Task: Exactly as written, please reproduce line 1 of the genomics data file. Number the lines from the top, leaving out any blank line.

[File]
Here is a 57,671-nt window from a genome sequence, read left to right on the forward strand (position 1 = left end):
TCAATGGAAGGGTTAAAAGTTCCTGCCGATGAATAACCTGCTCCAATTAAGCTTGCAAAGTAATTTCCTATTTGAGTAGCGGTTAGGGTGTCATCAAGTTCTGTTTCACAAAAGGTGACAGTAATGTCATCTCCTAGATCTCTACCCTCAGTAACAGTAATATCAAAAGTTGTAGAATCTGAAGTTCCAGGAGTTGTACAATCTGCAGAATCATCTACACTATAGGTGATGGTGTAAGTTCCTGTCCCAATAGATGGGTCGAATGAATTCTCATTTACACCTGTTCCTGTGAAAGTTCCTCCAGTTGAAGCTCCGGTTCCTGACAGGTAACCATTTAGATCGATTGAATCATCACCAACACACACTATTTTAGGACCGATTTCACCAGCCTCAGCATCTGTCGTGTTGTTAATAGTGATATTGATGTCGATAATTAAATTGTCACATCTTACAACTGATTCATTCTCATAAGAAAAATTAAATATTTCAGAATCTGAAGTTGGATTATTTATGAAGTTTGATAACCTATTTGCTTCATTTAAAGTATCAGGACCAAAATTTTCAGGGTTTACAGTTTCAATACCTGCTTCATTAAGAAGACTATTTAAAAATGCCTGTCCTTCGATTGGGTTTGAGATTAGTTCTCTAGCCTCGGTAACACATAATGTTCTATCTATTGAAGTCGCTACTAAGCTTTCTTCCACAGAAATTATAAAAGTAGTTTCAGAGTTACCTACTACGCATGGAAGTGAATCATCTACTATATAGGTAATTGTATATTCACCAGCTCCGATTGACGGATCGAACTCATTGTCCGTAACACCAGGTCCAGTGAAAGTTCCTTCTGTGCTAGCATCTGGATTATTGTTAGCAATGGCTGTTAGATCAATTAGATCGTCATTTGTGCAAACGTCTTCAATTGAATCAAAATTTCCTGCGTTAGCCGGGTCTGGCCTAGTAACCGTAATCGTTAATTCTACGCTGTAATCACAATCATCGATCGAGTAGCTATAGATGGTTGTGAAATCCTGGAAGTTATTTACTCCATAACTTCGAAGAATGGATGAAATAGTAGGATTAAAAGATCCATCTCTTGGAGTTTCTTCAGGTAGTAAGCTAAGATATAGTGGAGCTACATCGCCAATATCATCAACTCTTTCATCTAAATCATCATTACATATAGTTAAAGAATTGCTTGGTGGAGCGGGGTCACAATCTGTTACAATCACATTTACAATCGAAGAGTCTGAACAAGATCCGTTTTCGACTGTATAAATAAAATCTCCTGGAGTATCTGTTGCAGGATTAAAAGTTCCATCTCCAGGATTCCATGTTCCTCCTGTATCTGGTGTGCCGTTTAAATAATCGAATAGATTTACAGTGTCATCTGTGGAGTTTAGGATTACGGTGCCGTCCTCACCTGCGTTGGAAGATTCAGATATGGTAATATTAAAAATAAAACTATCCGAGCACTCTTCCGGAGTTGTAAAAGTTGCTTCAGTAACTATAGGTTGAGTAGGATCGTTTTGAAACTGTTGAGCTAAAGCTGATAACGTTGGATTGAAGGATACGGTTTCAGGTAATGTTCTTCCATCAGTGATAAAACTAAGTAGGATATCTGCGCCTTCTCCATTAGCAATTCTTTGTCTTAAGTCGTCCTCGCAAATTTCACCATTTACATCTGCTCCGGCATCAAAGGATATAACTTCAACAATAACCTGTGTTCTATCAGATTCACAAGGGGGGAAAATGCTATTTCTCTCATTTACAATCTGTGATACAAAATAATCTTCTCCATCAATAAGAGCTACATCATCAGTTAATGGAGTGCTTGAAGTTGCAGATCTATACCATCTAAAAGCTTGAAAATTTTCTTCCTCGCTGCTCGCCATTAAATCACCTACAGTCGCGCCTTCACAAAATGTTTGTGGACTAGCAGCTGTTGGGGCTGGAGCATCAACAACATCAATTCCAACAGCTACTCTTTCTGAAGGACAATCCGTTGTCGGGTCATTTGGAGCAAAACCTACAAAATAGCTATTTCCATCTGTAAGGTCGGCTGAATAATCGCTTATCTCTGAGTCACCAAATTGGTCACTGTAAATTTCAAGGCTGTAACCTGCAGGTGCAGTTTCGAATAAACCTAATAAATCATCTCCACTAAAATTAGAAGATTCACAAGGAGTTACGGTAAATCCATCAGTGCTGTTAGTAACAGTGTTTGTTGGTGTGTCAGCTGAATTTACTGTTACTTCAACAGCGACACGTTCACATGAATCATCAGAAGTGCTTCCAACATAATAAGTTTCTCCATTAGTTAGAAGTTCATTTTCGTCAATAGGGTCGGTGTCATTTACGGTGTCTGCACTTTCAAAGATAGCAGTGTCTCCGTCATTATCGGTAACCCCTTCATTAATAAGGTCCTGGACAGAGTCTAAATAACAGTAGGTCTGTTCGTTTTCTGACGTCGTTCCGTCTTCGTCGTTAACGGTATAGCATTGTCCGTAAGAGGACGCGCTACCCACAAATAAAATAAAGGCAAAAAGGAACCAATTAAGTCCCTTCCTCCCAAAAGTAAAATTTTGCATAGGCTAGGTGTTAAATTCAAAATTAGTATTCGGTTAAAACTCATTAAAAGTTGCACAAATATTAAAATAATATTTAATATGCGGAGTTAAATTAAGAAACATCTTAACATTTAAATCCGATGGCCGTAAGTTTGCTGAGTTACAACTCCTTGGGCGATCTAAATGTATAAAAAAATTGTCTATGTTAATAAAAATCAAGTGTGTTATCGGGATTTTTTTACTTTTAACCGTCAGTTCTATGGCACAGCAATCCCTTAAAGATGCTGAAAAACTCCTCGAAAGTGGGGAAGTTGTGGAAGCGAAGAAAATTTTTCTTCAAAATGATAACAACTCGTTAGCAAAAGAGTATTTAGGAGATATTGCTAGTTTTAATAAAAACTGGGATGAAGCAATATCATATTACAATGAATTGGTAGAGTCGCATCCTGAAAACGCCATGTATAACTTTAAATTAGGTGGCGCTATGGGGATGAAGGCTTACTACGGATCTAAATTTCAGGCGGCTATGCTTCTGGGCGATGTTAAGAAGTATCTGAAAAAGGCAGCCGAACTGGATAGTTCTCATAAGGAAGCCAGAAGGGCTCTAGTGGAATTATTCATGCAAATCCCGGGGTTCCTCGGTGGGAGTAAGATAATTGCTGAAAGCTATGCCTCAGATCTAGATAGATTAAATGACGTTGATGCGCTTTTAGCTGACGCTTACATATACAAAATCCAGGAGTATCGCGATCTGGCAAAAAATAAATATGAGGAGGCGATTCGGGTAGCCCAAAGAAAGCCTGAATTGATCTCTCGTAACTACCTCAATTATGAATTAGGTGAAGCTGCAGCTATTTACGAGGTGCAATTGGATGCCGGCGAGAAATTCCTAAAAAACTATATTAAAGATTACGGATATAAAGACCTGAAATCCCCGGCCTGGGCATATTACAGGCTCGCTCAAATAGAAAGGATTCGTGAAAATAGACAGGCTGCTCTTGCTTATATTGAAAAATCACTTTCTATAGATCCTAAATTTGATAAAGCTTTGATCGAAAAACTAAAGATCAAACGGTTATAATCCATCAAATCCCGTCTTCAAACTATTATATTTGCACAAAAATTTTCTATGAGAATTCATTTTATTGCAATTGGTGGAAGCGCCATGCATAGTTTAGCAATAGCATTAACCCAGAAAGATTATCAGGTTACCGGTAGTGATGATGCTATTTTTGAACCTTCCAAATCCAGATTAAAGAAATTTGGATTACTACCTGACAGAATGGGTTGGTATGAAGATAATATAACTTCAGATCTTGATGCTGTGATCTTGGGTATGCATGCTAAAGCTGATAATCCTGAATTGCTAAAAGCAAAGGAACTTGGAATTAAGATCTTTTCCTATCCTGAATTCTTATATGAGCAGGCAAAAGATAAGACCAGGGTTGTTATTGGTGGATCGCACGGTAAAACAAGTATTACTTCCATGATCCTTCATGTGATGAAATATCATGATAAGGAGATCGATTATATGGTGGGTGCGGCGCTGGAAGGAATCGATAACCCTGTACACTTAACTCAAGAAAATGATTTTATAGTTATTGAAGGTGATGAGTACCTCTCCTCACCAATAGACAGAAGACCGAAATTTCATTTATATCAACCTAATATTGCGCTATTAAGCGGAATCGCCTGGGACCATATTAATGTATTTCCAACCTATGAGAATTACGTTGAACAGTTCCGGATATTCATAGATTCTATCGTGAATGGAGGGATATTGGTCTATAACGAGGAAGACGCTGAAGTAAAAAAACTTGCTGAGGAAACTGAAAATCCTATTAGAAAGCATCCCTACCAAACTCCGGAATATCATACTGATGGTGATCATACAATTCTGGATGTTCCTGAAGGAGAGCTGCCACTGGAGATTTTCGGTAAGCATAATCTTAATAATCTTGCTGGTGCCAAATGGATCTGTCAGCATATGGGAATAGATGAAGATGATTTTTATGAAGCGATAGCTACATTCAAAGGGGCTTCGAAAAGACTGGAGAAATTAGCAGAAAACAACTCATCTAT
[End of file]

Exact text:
Here is a 57,671-nt window from a genome sequence, read left to right on the forward strand (position 1 = left end):